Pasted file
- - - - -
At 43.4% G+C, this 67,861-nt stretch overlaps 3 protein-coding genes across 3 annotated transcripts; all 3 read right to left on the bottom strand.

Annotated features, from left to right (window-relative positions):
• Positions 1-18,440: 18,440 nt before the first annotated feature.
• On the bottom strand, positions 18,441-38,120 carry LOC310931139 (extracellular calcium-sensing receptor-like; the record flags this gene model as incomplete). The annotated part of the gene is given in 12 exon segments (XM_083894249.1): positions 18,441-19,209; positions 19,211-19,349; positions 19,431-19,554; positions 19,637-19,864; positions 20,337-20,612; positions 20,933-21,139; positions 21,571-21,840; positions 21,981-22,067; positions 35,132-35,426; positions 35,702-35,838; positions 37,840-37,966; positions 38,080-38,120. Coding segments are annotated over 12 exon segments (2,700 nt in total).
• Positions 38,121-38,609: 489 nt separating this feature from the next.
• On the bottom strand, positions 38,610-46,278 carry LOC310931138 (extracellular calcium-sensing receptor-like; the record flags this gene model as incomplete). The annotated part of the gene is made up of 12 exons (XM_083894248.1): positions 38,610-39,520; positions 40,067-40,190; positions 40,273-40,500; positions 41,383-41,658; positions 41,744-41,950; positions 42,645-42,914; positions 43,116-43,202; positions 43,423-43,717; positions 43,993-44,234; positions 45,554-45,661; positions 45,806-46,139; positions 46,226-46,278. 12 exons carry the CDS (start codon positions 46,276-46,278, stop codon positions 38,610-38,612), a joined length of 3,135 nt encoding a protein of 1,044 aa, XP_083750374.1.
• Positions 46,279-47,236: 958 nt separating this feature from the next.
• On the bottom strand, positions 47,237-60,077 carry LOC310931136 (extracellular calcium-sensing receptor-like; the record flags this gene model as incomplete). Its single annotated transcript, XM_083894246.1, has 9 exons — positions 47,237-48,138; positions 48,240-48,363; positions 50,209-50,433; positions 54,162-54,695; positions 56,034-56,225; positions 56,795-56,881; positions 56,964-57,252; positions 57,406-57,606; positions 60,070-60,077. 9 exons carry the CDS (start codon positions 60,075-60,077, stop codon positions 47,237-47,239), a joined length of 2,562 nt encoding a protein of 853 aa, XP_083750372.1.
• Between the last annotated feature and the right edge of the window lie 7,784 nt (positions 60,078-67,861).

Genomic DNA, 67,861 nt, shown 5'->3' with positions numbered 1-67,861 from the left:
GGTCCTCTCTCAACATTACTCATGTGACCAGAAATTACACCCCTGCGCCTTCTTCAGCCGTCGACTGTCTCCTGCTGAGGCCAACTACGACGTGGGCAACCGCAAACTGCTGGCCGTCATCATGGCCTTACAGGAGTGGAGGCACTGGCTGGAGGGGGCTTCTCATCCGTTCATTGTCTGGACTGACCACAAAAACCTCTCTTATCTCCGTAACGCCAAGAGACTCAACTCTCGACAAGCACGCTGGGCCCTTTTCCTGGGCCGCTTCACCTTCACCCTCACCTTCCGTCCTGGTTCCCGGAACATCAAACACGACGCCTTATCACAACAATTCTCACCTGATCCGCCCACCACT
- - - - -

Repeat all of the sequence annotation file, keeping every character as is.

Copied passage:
At 43.4% G+C, this 67,861-nt stretch overlaps 3 protein-coding genes across 3 annotated transcripts; all 3 read right to left on the bottom strand.

Annotated features, from left to right (window-relative positions):
• Positions 1-18,440: 18,440 nt before the first annotated feature.
• On the bottom strand, positions 18,441-38,120 carry LOC310931139 (extracellular calcium-sensing receptor-like; the record flags this gene model as incomplete). The annotated part of the gene is given in 12 exon segments (XM_083894249.1): positions 18,441-19,209; positions 19,211-19,349; positions 19,431-19,554; positions 19,637-19,864; positions 20,337-20,612; positions 20,933-21,139; positions 21,571-21,840; positions 21,981-22,067; positions 35,132-35,426; positions 35,702-35,838; positions 37,840-37,966; positions 38,080-38,120. Coding segments are annotated over 12 exon segments (2,700 nt in total).
• Positions 38,121-38,609: 489 nt separating this feature from the next.
• On the bottom strand, positions 38,610-46,278 carry LOC310931138 (extracellular calcium-sensing receptor-like; the record flags this gene model as incomplete). The annotated part of the gene is made up of 12 exons (XM_083894248.1): positions 38,610-39,520; positions 40,067-40,190; positions 40,273-40,500; positions 41,383-41,658; positions 41,744-41,950; positions 42,645-42,914; positions 43,116-43,202; positions 43,423-43,717; positions 43,993-44,234; positions 45,554-45,661; positions 45,806-46,139; positions 46,226-46,278. 12 exons carry the CDS (start codon positions 46,276-46,278, stop codon positions 38,610-38,612), a joined length of 3,135 nt encoding a protein of 1,044 aa, XP_083750374.1.
• Positions 46,279-47,236: 958 nt separating this feature from the next.
• On the bottom strand, positions 47,237-60,077 carry LOC310931136 (extracellular calcium-sensing receptor-like; the record flags this gene model as incomplete). Its single annotated transcript, XM_083894246.1, has 9 exons — positions 47,237-48,138; positions 48,240-48,363; positions 50,209-50,433; positions 54,162-54,695; positions 56,034-56,225; positions 56,795-56,881; positions 56,964-57,252; positions 57,406-57,606; positions 60,070-60,077. 9 exons carry the CDS (start codon positions 60,075-60,077, stop codon positions 47,237-47,239), a joined length of 2,562 nt encoding a protein of 853 aa, XP_083750372.1.
• Between the last annotated feature and the right edge of the window lie 7,784 nt (positions 60,078-67,861).

Genomic DNA, 67,861 nt, shown 5'->3' with positions numbered 1-67,861 from the left:
GGTCCTCTCTCAACATTACTCATGTGACCAGAAATTACACCCCTGCGCCTTCTTCAGCCGTCGACTGTCTCCTGCTGAGGCCAACTACGACGTGGGCAACCGCAAACTGCTGGCCGTCATCATGGCCTTACAGGAGTGGAGGCACTGGCTGGAGGGGGCTTCTCATCCGTTCATTGTCTGGACTGACCACAAAAACCTCTCTTATCTCCGTAACGCCAAGAGACTCAACTCTCGACAAGCACGCTGGGCCCTTTTCCTGGGCCGCTTCACCTTCACCCTCACCTTCCGTCCTGGTTCCCGGAACATCAAACACGACGCCTTATCACAACAATTCTCACCTGATCCGCCCACCACT